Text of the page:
Friday, August 07, 2009

On the Impermanence of Human Things

If the women don't find you handy, they should at least find that you have the number of a handyman. Because sometimes Google lets you down.

One of the must-do repairs on the house is the front porch, where the cement was chipping and the paint needed redone. We hired out the cement repair, but when the cement fellow quoted us $350 to paint the thing, we thought we could do it ourselves.

Until I started reading up on how to paint a cement porch. Procedures described on official-looking sites involved days of work, hundreds of dollars in supplies, and hazardous chemicals galore. Paying to have it done was starting to look more appealing.

I called a friend who fixes things. And he said: Sure you could do all that if you wanted it to last for eons. But no one really does. Scrape off the loose chips and paint two coats. It won't last as long, but when you're not the one who has to replace it in three years, what difference does it make?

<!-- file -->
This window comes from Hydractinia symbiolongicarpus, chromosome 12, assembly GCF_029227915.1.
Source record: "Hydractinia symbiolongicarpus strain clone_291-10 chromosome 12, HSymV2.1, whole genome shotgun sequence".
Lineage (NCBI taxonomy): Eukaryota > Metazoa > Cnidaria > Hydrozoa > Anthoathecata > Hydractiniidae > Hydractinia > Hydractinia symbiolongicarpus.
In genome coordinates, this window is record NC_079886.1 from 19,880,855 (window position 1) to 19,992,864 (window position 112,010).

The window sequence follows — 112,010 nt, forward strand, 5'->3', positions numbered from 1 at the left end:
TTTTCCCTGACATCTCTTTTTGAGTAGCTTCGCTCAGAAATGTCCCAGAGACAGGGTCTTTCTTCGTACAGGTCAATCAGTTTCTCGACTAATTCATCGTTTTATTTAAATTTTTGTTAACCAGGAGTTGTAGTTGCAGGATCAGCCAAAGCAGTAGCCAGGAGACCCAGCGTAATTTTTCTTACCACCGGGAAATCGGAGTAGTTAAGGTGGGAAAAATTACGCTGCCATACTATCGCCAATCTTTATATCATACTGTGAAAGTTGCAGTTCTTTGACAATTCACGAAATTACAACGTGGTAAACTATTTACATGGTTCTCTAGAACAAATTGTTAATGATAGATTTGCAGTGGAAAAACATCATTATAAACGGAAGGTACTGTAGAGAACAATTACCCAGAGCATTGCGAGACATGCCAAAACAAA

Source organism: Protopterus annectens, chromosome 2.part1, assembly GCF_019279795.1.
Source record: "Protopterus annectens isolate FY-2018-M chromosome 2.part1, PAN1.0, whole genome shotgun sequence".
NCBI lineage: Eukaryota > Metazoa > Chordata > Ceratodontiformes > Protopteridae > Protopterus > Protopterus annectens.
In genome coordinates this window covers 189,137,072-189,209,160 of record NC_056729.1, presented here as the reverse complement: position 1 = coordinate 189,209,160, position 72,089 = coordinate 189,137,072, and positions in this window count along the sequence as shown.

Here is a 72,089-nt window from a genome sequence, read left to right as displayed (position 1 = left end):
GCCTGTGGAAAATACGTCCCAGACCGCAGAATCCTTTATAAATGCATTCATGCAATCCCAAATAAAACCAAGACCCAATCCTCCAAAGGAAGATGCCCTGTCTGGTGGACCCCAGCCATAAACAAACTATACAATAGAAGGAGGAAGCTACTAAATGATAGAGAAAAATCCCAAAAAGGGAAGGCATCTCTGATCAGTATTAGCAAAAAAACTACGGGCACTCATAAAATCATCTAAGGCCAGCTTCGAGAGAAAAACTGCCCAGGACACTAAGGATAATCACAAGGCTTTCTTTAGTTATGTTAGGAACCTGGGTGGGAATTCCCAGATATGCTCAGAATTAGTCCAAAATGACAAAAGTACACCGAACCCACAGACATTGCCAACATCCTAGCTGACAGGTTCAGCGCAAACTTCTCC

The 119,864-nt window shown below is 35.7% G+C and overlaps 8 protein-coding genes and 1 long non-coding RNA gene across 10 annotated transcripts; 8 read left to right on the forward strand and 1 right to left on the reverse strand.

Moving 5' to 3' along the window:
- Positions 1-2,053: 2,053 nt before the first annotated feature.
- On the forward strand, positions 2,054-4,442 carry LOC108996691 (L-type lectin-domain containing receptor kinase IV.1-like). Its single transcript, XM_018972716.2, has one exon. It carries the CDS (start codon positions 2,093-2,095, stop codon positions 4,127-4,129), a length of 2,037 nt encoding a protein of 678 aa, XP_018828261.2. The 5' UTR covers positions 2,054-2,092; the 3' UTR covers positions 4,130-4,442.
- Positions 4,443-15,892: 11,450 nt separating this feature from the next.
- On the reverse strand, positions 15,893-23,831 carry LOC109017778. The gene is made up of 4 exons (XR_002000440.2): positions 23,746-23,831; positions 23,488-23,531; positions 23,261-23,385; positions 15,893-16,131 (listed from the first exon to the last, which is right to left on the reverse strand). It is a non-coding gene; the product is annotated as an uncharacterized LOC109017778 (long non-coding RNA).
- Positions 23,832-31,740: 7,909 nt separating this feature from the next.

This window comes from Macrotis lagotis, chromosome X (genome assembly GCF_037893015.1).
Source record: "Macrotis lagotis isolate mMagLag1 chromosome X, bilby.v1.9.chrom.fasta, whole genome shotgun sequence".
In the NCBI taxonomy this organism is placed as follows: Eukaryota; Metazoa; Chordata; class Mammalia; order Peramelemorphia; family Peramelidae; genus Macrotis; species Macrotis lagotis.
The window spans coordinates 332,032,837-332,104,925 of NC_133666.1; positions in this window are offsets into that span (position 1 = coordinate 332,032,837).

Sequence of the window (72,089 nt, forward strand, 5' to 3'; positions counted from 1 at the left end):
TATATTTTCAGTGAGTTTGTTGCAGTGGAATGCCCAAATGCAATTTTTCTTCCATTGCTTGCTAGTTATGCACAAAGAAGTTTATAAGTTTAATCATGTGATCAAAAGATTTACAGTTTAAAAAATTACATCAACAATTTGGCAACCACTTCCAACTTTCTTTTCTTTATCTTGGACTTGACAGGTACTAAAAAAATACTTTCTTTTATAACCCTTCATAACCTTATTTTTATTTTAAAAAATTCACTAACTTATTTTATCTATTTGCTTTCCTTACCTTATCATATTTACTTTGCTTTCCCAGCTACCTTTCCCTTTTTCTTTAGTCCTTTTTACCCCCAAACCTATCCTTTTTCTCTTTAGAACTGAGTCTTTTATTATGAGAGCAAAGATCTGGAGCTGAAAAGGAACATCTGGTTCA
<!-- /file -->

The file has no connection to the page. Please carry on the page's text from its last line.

This means we're doing our part to contribute to the general decline in workmanship and the increasing shoddiness of things. In fact, we're probably doing exactly what the guy before us did, which is why it started chipping again so soon. It feels a bit shameful, but what sense is there in spending the next two weeks and hundreds of extra dollars to make a paint job that will last to the end of time on behalf of a person who won't pay us a penny extra for doing it right?

So the world continues to decline.

1 comment:

Steve said...

It's a hard balance. If you build everything to last forever, you'd go broke with no time for important things - family, food, books. And as you say, you won't reap any extra benefit from it.

What's the use of the rest of the earth falling down to grey dust and those nicely-painted steps being the only thing rising above sea/swamp level?